I finished the Steig Larrson books. I was disappointed in the last one. I also have “Some Buried Caesar” for this month. I didn’t know the author had lived in Indiana.

    I am finishing up “The Miracle Life of Edgar Mint” by Brady Udall. It’s a funny, coming-of-age, book about a Native American boy who got his head run over by the mailman when he was seven, but lived to tell about it.

    Next on my list is “The Friendly Persuasion” by Jessmyn West. Interestingly enough, this was the first “One Book, One City” book that IMCPL selected – ten years ago perhaps?

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  2. Jay said,

    September 10, 2011 at 12:59 pm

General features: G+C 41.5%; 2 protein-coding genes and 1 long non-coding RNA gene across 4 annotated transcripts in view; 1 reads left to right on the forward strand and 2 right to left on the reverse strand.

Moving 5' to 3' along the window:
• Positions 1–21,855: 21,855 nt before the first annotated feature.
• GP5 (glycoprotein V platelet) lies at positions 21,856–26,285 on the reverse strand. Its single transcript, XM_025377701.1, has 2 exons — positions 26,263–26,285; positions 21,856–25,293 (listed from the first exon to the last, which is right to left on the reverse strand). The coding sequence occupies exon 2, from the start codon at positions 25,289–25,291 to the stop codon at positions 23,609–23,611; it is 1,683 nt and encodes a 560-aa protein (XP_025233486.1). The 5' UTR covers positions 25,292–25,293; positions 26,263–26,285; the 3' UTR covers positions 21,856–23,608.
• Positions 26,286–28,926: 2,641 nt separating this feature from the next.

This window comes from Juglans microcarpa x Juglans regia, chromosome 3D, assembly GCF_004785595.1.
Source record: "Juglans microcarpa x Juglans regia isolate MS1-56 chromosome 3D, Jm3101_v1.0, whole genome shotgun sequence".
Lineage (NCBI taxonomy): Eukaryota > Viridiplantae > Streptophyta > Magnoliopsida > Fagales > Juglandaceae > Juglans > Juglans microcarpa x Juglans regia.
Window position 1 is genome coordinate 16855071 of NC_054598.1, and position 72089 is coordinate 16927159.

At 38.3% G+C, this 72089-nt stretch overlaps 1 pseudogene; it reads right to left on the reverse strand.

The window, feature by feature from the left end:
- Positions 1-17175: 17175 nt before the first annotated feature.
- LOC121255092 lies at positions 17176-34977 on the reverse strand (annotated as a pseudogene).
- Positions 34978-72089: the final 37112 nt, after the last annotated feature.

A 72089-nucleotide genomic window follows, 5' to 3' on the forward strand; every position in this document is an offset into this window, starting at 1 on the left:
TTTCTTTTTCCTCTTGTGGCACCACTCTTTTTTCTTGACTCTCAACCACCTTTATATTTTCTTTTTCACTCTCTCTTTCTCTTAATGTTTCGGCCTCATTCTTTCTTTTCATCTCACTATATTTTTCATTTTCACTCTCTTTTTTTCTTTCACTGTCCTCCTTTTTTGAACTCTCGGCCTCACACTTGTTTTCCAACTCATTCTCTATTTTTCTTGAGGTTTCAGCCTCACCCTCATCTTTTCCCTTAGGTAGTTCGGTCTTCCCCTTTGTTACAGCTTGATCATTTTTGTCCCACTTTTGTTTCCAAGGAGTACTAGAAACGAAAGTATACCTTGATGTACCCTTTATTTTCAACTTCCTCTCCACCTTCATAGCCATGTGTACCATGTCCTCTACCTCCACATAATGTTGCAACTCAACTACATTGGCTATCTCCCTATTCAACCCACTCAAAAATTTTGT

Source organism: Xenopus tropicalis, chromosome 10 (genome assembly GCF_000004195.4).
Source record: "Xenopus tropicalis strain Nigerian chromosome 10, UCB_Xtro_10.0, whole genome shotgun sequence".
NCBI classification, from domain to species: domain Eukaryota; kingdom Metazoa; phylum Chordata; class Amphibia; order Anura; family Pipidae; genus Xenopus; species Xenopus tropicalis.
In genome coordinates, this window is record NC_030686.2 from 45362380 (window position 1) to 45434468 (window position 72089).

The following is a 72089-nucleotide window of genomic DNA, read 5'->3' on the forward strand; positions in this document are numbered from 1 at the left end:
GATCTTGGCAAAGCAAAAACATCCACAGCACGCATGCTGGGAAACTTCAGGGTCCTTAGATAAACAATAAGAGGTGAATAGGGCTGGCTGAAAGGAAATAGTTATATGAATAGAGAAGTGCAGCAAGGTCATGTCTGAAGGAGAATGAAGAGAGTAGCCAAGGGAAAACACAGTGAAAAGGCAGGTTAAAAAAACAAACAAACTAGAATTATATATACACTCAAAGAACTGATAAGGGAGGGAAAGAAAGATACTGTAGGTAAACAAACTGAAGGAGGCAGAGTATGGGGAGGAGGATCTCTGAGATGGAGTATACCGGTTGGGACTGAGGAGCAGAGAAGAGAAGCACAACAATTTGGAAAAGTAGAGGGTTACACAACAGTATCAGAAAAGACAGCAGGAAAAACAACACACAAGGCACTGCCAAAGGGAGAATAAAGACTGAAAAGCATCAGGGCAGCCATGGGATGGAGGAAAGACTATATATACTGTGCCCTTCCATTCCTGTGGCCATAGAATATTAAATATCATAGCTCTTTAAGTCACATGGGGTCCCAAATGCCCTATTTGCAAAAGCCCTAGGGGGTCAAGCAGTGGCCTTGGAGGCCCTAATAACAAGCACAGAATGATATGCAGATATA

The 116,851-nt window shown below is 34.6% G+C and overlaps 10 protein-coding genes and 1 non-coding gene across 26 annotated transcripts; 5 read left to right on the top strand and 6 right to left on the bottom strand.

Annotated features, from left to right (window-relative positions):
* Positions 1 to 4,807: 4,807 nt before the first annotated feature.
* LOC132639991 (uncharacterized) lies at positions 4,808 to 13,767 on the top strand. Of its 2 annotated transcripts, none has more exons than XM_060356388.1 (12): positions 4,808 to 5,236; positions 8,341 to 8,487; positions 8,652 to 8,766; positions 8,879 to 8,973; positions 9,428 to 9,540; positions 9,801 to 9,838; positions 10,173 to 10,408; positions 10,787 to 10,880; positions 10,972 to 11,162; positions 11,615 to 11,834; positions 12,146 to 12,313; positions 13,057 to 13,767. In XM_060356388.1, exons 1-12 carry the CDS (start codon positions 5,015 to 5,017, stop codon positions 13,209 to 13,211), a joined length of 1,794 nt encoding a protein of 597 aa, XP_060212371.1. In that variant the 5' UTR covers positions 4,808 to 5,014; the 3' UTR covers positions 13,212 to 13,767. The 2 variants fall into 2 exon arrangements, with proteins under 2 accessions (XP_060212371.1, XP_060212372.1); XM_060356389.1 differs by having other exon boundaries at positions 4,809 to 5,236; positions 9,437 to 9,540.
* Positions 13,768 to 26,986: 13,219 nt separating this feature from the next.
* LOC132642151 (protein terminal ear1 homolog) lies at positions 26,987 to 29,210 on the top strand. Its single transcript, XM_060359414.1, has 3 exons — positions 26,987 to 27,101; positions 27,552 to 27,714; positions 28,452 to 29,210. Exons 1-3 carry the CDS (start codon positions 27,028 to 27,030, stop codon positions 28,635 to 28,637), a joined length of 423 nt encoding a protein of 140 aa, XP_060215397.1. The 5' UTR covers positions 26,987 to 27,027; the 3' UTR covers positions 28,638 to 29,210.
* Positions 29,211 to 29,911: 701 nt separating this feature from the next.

Thanks for the comment, Dale. I am probably going to break the seal on Huck Finn this weekend (as I have finally finished Cutting for Stone – I think you’d like that one, by the way, AND in the author’s acknowledgements he lists John Irving as an influence).

    I think I’ve heard of the Little House books being banned at some point too, and my reaction was similar to yours – although I’ve never read them. I guess I assume they’re like the TV series (!) which was wholesomeness defined.

    Rex Stout was born in Noblesville, IN, but I don’t believe he lived there very long before the family moved away.

    I hadn’t heard of the Brady Udall book. I assume it’s fiction?

    I remember that Friendly Persuasion was picked as the first One Book, One City book and the debate on which book would be picked first. It sure doesn’t seem like ten years ago, but perhaps it was…

    -Jay

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  3. Dale Barthauer said,

    September 10, 2011 at 5:17 pm

    Jay,